By Nancy Landa
In 2012, a U.S. Border Patrol agent fired 12 times through the fence that divides the United States with Mexico, killing an unarmed 16-year old Mexican teenager named José Antonio Elena Rodríguez.
His tragic death has sparked a legal battle that continues to this day, and it could be another example of the use of excessive force used by U.S. Border Patrol agents.
Even with the existence of a crime, there could be no punishment, and much less justice for the victim.
Three-and-a-half years after his murder, the Mexican teenager’s case remains in a legal “limbo” since the civil lawsuit filed in July 2014 by the family of Elena Rodríguez could be dismissed, according to some U.S. civil rights advocates.
The legal argument is that the teenager was shot outside the U.S. and the protection of the U.S. Constitution, which legally does not extend to a person in Mexican territory.
Another key factor is that the current jurisprudence, when a U.S. Border Patrol agents fires from within U.S. soil they cannot be sued if they kill someone across the border in Mexico.
A federal judge must decide whether U.S. constitutional rights extend to a Mexican citizen who died in Mexico at the hands of an American citizen, who fired from United States. The case is currently in the Ninth Circuit Court of Appeals.
The Deputy Director of ACLU’s National Immigrants’ Rights Project, Lee Gelernt, argues in favor of the family of Elena Rodríguez.
“A Border Patrol agent can place his gun against the fence and shoot, killer a teenager, and the Constitution has nothing to say about it?” Gelernt said.
“All actions were carried out (by the US Border Patrol agent), except the bullet that killed him (the Mexican young), it occurred in the United States”, he added.
On October 10, 2012, the police and U.S. Border Patrol agents had responded to a 911 call, reporting that two suspected drug smugglers were climbing the fence and carried what appeared to be marijuana.
When agents and officers searched along the fence, the two men ran away and started to climb the fence for a second time to return to the Mexican side.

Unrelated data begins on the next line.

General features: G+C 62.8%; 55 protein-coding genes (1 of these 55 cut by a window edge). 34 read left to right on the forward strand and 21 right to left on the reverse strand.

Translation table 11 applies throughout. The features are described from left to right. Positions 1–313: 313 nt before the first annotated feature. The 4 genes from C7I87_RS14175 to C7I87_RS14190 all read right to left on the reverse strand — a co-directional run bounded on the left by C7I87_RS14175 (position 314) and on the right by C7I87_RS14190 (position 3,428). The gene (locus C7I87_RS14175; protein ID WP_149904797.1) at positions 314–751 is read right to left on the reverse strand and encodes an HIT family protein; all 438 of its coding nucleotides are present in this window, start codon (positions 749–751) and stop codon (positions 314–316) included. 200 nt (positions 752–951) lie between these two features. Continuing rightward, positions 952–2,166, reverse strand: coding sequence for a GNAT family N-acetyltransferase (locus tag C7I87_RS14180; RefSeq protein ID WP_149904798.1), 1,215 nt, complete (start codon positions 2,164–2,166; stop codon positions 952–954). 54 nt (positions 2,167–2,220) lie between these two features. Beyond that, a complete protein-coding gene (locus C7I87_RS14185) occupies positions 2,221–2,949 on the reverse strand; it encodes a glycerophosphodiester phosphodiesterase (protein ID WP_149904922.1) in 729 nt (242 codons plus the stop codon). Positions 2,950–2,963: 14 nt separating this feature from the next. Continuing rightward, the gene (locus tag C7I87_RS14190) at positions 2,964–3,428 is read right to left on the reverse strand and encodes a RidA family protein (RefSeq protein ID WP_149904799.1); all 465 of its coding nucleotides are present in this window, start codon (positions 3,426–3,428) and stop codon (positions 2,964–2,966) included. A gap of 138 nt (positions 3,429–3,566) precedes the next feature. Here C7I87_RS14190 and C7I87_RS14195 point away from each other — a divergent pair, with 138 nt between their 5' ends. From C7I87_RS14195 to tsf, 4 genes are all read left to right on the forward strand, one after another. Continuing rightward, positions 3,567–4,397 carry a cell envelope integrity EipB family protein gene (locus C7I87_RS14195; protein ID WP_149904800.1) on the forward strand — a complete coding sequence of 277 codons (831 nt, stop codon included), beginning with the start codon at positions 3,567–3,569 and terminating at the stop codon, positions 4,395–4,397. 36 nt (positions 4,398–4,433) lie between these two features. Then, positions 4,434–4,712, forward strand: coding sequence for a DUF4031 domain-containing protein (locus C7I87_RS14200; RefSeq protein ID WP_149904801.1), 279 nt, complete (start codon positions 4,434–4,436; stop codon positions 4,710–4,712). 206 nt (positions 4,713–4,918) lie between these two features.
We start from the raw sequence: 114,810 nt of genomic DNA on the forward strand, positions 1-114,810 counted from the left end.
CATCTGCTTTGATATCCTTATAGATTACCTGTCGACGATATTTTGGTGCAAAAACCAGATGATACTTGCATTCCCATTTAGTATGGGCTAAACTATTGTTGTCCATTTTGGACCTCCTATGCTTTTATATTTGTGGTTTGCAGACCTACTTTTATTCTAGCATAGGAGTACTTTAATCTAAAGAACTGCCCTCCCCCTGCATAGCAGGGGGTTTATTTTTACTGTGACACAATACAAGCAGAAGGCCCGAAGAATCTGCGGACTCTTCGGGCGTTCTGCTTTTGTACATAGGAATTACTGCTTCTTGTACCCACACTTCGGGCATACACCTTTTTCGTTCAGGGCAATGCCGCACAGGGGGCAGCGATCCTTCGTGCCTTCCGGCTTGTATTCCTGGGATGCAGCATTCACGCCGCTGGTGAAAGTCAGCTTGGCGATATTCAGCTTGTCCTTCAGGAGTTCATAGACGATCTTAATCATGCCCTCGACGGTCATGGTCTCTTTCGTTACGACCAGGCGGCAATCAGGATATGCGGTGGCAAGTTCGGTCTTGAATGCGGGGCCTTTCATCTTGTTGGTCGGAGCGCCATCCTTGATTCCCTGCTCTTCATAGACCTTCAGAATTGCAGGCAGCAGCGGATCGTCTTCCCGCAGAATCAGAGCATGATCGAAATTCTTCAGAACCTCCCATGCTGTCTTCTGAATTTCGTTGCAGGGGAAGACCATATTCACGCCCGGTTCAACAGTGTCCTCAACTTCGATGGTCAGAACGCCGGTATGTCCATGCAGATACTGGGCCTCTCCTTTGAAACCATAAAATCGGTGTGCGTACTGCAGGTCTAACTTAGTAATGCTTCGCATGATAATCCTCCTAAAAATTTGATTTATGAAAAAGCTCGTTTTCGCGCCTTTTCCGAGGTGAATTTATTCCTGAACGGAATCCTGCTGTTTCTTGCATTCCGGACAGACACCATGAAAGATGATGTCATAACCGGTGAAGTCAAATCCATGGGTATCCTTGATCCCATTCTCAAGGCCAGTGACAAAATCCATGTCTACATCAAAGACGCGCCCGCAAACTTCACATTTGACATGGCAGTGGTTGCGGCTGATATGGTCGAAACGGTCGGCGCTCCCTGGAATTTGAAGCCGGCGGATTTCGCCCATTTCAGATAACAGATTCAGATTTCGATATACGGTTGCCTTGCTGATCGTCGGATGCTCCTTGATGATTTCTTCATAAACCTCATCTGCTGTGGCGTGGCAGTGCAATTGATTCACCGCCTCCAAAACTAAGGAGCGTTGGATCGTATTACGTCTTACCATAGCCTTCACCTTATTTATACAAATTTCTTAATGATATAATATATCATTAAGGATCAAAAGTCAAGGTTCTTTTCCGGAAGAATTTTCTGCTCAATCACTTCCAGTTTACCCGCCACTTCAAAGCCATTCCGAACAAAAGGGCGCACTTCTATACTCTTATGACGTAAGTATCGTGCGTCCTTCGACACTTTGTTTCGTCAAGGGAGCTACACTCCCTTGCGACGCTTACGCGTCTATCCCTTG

It was then that Border Patrol Agent Lonnie Swartz opened fire in response to the two men throwing rocks, which placed his “life at risk”.
The description of the facts may not be accurate, commented Alexis Evans from Street Media Law, as two witnesses on the Mexican side claimed that the young José Antonio was walking down International street -a road that runs parallel to the border fence – when the two other young men came running just before the shooting started.
The shots were fired from a small hill, with a height between 12 and 15 meters above street level. The autopsy showed that 10 of the 12 bullets fired hit the body of José Antonio from behind. The teenager died on the sidewalk just four blocks from his home.
Lawyers representing Araceli Rodríguez, mother of José Antonio, filed a civil suit last July against the U.S. Border Patrol agents involved in the death, saying they had used “excessive and unreasonable force” which violates the Fourth and Fifth Amendment rights of the teenager.
The criminalization of youth
Street Media Law signals to a worrying factor in this case with its apparent similarity to the death of Trayvon Martin.
Both teens were the same age, 16 and 17 respectively, and were portrayed as criminals despite the evidence showing the contrary.
Both became symbols to their communities, they were mourned by thousands, and so far neither of them has received justice.
Americans are beginning to worry when black youth are killed in police shootings without apparent motive, as it happened in Baltimore and Ferguson, however, “our level of consciousness has not yet been extended to our southern neighbors”, says Evans.
For full article (Spanish) visit Sin Embargo